History shows, economically and behaviorally, that Christianity is the way to go. I suppose, as ignorant as I am, the Bible is a how-to guide in just one thing: how to believe. There really are no other how-tos in the Bible that work without faith. Trying to follow a bullet list without faith is going to ruin you, your church, and anyone dumb enough to try.

    • Michael,

      What I want is to dispense with all the talk. Evangelicals can talk a mean streak, but what are they doing anymore? Where’s all the life-changing ideas to meet the crises of our modern age? Why such half-baked responses to deep problems? Begging off these issues with high concepts is not going to help usher in the Kingdom.

  7. i don’t know – are you being too harsh? is your expectation that this EM should have been written a particular way the very reason some folks decided it needed to be written in the first place?…

    i appreciate your comments, and i’m enjoying reading the various opinions here and there around the web. i had some hesitations and misgivings before reading the document, but i’m actually quite impressed and invigorated after taking in the whole of what it addresses.

    one of the things i like is that the authors have chosen not to list creationism and inerrancy as non-negotiables. for the first, there’s very little biblical justification anymore behind whatever the latest flavor of anti-natural-selection dessert is being served up; for the latter, somehow we can admit that we can’t prove the existence of God, but goshdarnit we have a golden egg this unprovable God laid right here. still, some people hold to these positions; so be it. there’s simply too much of a tendency to add items to the ever-increasing laundry list of ideas and doctrines to which we have to pledge allegiance before we’re allowed into the room marked “Christian.”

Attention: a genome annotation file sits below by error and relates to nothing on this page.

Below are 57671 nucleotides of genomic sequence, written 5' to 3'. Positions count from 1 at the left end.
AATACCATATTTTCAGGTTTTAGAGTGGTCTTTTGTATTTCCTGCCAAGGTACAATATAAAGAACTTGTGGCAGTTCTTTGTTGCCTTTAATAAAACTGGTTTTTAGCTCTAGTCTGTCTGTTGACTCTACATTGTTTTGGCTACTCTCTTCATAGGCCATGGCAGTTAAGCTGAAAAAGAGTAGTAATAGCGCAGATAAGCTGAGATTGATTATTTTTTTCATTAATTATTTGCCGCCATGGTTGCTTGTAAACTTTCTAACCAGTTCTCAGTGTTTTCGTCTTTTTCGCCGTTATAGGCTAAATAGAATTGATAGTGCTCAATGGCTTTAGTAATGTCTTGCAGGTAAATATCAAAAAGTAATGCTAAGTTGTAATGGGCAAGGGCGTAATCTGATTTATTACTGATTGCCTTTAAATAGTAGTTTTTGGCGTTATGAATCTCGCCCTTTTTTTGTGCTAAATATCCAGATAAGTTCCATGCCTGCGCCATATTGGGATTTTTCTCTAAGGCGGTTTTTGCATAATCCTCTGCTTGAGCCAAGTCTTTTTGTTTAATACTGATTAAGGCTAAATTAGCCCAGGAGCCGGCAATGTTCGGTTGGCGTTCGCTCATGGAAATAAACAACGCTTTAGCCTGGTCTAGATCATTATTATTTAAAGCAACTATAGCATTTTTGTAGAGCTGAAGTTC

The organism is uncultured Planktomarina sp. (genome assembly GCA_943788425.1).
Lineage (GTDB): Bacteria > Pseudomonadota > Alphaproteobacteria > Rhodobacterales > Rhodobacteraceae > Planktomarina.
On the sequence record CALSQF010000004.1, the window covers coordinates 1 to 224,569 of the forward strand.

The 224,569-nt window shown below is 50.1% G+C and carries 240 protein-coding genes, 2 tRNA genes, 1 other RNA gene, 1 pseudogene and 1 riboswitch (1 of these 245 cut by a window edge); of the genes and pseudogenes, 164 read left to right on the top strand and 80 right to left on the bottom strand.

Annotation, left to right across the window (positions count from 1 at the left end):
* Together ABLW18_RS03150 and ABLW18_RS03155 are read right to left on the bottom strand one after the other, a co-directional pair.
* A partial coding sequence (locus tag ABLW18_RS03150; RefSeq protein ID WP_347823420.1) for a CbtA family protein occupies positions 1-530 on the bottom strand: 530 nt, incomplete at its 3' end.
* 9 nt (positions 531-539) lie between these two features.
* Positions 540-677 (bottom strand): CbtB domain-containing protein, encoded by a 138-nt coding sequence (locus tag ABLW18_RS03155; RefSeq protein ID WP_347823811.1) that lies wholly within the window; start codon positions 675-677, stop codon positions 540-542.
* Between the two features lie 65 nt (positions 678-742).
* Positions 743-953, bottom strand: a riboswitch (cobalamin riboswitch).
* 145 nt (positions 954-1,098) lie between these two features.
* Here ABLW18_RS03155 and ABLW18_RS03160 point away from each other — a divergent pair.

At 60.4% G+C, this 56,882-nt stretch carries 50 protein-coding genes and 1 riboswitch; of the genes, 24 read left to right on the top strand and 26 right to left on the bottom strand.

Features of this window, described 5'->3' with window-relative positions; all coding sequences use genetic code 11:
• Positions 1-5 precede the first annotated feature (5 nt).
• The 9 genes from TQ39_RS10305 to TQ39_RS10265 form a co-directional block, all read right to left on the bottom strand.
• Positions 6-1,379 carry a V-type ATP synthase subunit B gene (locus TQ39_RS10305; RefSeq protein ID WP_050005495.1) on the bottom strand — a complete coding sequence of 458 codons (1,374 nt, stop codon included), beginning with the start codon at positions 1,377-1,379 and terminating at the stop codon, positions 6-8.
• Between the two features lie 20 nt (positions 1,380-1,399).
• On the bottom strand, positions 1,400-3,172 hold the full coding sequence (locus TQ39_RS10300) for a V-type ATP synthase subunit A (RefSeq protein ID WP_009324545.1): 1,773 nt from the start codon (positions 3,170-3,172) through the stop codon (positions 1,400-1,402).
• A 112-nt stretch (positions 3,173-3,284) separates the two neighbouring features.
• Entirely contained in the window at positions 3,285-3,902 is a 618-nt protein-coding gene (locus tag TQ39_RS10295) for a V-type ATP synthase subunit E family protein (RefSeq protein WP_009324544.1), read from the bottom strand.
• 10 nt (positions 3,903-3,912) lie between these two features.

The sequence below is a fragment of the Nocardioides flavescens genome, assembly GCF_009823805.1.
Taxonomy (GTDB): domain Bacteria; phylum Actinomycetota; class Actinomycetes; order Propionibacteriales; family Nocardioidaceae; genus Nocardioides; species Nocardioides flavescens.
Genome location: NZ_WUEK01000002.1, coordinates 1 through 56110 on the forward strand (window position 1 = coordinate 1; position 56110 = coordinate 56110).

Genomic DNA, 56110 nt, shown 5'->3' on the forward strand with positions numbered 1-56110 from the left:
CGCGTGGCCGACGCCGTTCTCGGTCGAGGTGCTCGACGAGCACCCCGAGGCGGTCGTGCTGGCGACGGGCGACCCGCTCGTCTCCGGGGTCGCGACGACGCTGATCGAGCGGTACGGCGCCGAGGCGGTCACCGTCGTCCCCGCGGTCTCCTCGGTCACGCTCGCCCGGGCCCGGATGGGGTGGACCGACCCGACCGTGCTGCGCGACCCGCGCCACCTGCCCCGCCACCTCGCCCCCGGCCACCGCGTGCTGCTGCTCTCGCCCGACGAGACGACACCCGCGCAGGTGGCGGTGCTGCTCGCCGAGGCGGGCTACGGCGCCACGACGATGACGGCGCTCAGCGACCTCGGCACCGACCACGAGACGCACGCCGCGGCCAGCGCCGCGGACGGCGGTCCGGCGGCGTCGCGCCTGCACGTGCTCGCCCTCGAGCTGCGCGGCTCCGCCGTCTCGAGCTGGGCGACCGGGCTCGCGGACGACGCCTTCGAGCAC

nothing’s going to please everybody, and there are a few things i object to. for instance, i don’t agree with this statement: We Evangelicals should be defined theologically, and not politically, socially, or culturally. Jesus’ message uses “action” verbs: teach them to DO as I have commanded you, LOVE God and LOVE your neighbor, by this will all men know … if you LOVE one another. any theology that defines us must have feet.

    i did, however, like these words: We are also troubled by the fact that the advance of globalization and the emergence of a global public square finds no matching vision of how we are to live freely, justly, and peacefully with our deepest differences on the global stage. somehow, we’ve got to figure out how we’re going to peacefully share the same bathroom over the next few decades in our ever-shrinking world.

    one interesting thing: maybe i missed it, but there doesn’t seem to be a great emphasis on evangelism in this Evangelical Manifesto. do you think that was intentional? i didn’t see a single chick tract referenced in the bibliography…

    more than anything, i find myself motivated and energized by the very positive nature of the piece – that it isn’t yet another “here’s everything we’re against” rant but an effort to make the gospel again a message of good news. imagine that – the gospel being good news. American Christianity has lost this defining characteristic that once served it well.

    perhaps one unintended benefit of the proposal is a clear opportunity to take this EM (Evangelical Manifesto) and align it with the other EM (Emergent Manifesto) and finally have all our EM & EMs in a row without demonizing the other side.

    one can only hope…

    mike rucker
    fairburn, georgia, usa

    • Mike,

      An idea that can’t be put into practice is a non-starter. Evangelical leaders, like the ones who signed the manifesto, just don’t get this. And they don’t get this because they are professional clergy or paid academics. They’re not the guy in the cubicle, the real working man. They’re drastically out of touch with how most people live.

      To those clergy and academics, its perfectly well and good to toss out truths. That’s their bread and butter. But the guy in the cublcle doesn’t operate that way, so a massive disconnect exists between high concept and actual practice. And that’s where Evangelicalism is falling off a cliff by being so irrelevant.